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Thursday, February 27, 2020

This week in Illinois history: April 16-22


By Robert Hadley | Apr 2, 2018

Argonne National Laboratory | Wikipedia

April 16, 1961 - Chicago. The Chicago Blackhawks take home the Stanley Cup. This was the first time the Hawks had taken home the trophy in nearly three decades, according to the fan site, defeating the Detroit Red Wings 5-1.

April 19, 1946 - Cook County. Nuclear lab established outside Chicago. The Argonne National Laboratory in Lemont had been the site of nuclear experimentation during the Manhattan Project, according to the tourism site When the lab was started, historians say peace, rather than war, was the goal, with most projects centered on “generating electricity and medical research,” states. Tthe lab, however, was a locus of experimentation into weaponry as the U.S. and the former Soviet Union waged the Cold War.

April 20, 1769 - Utica. Death of Native American chief leads to an uprising. A soldier from the Illinois tribe killed Ottawa tribe chief Pontiac over a land dispute, sparking a war to avenge his death. Not only were the fighting men of the Illinois tribe annihilated, but the joint force of Ottawa and Pottawatomies also put to death the women and children of the Illinois tribe. Now known as Starved Rock State Park, the name “Starved Rock” refers to a siege of the retreating Illinois warriors that left nearly 2,000 dead.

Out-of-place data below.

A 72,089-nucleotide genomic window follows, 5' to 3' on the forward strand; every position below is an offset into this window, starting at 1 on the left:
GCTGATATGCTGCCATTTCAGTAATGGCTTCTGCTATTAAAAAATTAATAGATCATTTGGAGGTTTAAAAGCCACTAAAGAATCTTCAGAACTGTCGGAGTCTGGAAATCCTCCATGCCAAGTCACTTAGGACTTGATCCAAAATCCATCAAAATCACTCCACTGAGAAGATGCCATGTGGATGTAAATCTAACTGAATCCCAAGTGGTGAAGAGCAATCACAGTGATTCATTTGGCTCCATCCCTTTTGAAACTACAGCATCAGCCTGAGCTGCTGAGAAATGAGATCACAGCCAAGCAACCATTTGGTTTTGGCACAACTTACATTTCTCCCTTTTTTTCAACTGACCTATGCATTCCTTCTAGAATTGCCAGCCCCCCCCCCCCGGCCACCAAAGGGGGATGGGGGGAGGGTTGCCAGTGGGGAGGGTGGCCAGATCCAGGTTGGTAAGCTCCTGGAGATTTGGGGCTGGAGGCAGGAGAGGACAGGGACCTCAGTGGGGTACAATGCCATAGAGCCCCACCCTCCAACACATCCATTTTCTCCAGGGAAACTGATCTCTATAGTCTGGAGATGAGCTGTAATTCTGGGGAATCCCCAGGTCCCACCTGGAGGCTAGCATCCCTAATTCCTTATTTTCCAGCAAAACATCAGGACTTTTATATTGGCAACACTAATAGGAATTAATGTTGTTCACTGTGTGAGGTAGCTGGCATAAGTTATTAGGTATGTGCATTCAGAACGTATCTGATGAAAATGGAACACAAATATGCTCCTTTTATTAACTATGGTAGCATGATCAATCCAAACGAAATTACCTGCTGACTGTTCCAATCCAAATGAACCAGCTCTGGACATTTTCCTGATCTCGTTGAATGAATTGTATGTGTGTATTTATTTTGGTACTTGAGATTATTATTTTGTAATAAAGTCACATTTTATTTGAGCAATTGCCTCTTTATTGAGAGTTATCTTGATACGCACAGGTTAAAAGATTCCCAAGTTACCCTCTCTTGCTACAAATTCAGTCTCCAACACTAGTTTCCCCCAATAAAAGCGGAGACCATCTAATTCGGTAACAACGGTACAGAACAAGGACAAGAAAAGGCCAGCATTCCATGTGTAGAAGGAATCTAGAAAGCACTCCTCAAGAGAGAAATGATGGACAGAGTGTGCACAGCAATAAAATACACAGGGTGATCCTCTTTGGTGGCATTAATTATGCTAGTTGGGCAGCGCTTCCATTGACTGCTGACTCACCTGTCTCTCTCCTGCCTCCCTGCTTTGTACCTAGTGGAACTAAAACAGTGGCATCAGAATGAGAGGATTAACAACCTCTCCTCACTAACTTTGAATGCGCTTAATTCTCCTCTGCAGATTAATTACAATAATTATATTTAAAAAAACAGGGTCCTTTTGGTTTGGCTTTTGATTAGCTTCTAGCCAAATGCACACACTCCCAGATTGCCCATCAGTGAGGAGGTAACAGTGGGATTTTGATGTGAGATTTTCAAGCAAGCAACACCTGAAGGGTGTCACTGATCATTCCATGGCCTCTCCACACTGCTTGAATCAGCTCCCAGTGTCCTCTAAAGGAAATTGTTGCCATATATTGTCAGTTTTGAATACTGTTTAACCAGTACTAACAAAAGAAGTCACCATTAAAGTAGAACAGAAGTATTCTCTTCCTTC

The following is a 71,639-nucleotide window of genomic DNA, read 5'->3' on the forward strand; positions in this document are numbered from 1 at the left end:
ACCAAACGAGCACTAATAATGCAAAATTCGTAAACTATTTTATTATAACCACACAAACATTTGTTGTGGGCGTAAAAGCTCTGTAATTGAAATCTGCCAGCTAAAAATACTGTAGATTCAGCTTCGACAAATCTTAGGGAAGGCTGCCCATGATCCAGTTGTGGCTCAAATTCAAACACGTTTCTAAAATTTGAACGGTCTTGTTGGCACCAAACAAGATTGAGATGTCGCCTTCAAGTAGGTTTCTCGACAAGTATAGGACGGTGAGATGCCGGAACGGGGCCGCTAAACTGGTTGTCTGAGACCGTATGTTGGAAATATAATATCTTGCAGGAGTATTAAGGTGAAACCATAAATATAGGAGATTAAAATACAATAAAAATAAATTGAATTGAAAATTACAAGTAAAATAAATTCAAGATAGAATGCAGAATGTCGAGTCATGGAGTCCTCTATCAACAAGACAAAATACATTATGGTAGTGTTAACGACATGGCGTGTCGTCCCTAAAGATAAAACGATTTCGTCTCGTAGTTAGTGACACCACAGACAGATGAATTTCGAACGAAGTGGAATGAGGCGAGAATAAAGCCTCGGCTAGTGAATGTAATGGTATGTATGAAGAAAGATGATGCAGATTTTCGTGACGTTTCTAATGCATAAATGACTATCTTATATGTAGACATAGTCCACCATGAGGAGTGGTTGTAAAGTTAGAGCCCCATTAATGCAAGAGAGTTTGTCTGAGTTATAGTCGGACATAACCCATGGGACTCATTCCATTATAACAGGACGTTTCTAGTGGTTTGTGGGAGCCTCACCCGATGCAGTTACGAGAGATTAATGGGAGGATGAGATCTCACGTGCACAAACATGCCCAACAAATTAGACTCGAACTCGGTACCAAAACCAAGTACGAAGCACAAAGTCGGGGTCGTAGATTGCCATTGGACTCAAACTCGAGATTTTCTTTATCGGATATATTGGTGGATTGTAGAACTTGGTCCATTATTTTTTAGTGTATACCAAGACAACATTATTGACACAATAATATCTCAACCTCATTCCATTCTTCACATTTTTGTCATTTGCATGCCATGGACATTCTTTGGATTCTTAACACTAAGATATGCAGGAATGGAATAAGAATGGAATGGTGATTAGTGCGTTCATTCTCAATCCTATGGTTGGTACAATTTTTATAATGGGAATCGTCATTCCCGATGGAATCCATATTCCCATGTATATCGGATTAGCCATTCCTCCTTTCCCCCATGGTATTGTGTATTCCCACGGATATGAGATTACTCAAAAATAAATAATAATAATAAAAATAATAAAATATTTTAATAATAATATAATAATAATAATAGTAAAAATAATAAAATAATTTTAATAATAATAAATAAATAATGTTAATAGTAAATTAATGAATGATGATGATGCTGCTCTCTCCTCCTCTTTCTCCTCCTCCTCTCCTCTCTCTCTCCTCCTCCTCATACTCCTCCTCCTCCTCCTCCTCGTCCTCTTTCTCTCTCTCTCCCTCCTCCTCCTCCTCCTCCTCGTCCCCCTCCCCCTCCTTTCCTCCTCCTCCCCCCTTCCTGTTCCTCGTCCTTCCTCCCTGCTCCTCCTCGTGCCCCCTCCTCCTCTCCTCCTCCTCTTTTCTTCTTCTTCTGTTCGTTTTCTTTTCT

April 21, 1861 - Cairo. Chicago sends troops to defend a strategic port at the juncture of the Ohio and Mississippi rivers. Under the command of former auctioneer Charles W. Barker, the 600-strong Dragoons kept the river port open for the next two months until being diverted to Clarksburg, West Virginia, to escort Gen. George B. McClellan.

April 22, 1988 - Illinois. Congressman Melvin Price passes away at age 83. At the time of his death, Price, a Democrat, had represented Illinois’ 21st District since 1944, according to his New York Times obituary. Before he died of cancer, Price was chair of the House Armed Services Committee from 1975 until 1985, when colleagues, convinced his waning health had left him unfit, removed him from the committee post. Ironically, his own election to the committee had come after an uprising of House members deposed his predecessor, Louisiana Democrat F. Edward Hebert.

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